Most, if not all of my clients have a confidence problem. That’s probably the single most common reason that people hire me, is because it has become exhausting trying to grapple with the issue and they want someone they trust to check their thinking, and to offer an opinion that hasn’t been biased by the voice of Imposter Syndrome.
The most common one is “Who am I to be running a business?” and the second most common one is “Who am I to call this a business?”
The two questions that haunt the self-employed are: “Who am I to be running a business?” and “Who am I to call this a business?”
Now, I could go the emotional intelligence route and explain that while you might feel overwhelmed and out of your depth, actually, everyone feels that way, they just get better at coping with it or ignoring it.
But I prefer to start with the facts.
Starting with the facts is like using logic when you’re lucid dreaming. What are the chances that I would show up at school topless? Zero? Right then, this must be a dream. What are the chances I would jump off a cliff just to see if I could fly? …. Well, not zero, but pretty low. Probably a dream.
And so it is with these “who am I?” questions.
Let’s start with the “this isn’t really a business” thing, because it’s the easiest to refute.
That’s Not a Business. THIS is a Business.
Contrary to popular opinion, most businesses are not big. Most businesses aren’t even medium sized. Look at this–>
- Of the 5.73 million businesses operating in the U.S., 3.5 million of them have 0-4 employees. That’s over 60%!
- Look at the long tail distribution in the graph. Want to bet which side drives the most revenue?
- The next infographic, also released from Business News Daily, uses data from recent Sage survey, reports that small businesses produces over 50% of the American GDP— not counting farms.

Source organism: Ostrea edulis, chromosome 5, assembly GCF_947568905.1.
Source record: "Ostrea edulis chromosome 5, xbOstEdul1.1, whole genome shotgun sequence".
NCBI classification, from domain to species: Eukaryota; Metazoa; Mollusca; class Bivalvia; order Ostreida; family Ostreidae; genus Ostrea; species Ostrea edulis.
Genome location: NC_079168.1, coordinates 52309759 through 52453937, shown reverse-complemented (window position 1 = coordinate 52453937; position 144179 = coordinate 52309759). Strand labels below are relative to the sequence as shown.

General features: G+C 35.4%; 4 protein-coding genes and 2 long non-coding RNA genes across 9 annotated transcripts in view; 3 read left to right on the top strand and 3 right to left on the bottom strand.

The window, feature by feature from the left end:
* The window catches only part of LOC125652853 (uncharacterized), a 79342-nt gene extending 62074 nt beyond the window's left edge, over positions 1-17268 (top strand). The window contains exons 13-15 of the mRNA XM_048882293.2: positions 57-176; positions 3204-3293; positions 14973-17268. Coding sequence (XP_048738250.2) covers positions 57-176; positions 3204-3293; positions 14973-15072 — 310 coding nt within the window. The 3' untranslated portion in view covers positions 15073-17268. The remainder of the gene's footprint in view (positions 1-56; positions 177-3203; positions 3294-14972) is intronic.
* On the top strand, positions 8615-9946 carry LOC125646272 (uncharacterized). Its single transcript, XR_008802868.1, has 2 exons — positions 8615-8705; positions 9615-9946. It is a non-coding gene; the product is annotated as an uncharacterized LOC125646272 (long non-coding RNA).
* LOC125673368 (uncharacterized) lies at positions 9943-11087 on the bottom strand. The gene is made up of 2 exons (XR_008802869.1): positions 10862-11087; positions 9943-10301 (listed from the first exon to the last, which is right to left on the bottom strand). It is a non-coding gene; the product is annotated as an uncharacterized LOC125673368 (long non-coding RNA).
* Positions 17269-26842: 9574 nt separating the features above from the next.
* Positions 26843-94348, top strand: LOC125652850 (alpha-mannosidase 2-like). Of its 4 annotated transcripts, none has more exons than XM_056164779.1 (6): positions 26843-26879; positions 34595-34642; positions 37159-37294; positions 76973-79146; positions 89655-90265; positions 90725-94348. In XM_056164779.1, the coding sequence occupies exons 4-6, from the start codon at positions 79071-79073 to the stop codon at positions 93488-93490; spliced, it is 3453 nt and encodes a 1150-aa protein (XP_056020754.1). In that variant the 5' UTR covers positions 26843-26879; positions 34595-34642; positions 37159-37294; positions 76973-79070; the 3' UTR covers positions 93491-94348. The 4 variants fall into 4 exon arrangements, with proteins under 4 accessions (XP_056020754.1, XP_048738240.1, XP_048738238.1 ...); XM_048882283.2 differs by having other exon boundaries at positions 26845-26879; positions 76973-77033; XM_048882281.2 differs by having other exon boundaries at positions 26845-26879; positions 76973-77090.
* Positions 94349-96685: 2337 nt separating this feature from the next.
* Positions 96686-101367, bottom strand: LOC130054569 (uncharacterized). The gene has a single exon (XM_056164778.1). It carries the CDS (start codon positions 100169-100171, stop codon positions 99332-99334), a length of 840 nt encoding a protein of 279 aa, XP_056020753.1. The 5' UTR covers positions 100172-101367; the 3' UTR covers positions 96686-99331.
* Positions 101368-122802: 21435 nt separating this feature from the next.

Just so you know, the GDP of the U.S. is over 13 trillion. You and people like you contribute almost 7 billion dollars of that!
Now, this infographic notes that a small business is defined as any business under 500 people.
But, it also notes that more than half of small businesses are home-based. That’s almost 2 million home based businesses in the U.S. alone. Canada, which has about one-tenth of the population of the U.S, has over a million small businesses — about twice as many small businesses per capita.
Did you notice that over 20 million Americans run businesses with zero employees? Sure that’s an old number, but I bet it’s only gone up since the global economic crisis.
That’s me. That’s my clients. That’s most of my readers. We are legion. We are not only economically productive, we drive the fucking economy.
But wait! There’s more….
(keep scrolling. It’ll be worth it, I swear.)
(No, seriously. There’s more pictures. Maybe even pictures of kitties.)
The Freelancer Question
One of the most frustrating things to me is how few freelancers think of themselves as business owners. In my opinion, refusing to acknowledge that you run a business (yes, with all the marketing and red tape that entails) causes many freelancers to run around with dangerous blinders on.
To borrow some language from The E-myth Revisited, it’s not enough to be a Technician. You have to be an Entrepreneur, or what I call, a Boss. (Because being a Boss sounds much cooler. Very retro.)
Because freelancing is a REAL BUSINESS. Don’t believe me? I have yet another infographic for you.
That infographic (small though the survey pool might be) ought to go a long way towards convincing you what an outstanding business model freelancing is. You’re relatively insulated from economic downturns, you set your rates and your hours, and you can delegate or outsource to others when you get busy.
Who Am I to call Myself a Business Owner?
You ARE a business owner. That’s as much qualification as you need. Any possible objections you have probably have data to destroy them.
- Female? Women own 30% of small businesses, and according to the above infographic, make up over 70% of freelancers. Not exactly a glass ceiling.
- Veteran or disabled? U.S census bureau reports over 2 million veteran-owned businesses in 2007, many of whom are disabled. Unfortunately, there is not very good information on how many businesses are run by people with disabilities, although in the words of one man, “The only one who’ll hire me is me”.
- Minority? About 13% of small businesses are minority-owned.
- Parent, single or otherwise? The second infographic mentioned that 2 million people have home-based businesses and the Family Liaison Office as well as the Small Business Administration provide a number of resources for parents looking to start a business.
There is nothing wrong with you; certainly nothing that will prevent you from succeeding in business.
Hopefully with the facts on your side, you’ll be able to shut up that nasty little voice inside your head.
Tell me, what was the most surprising fact you learned from all these infographics?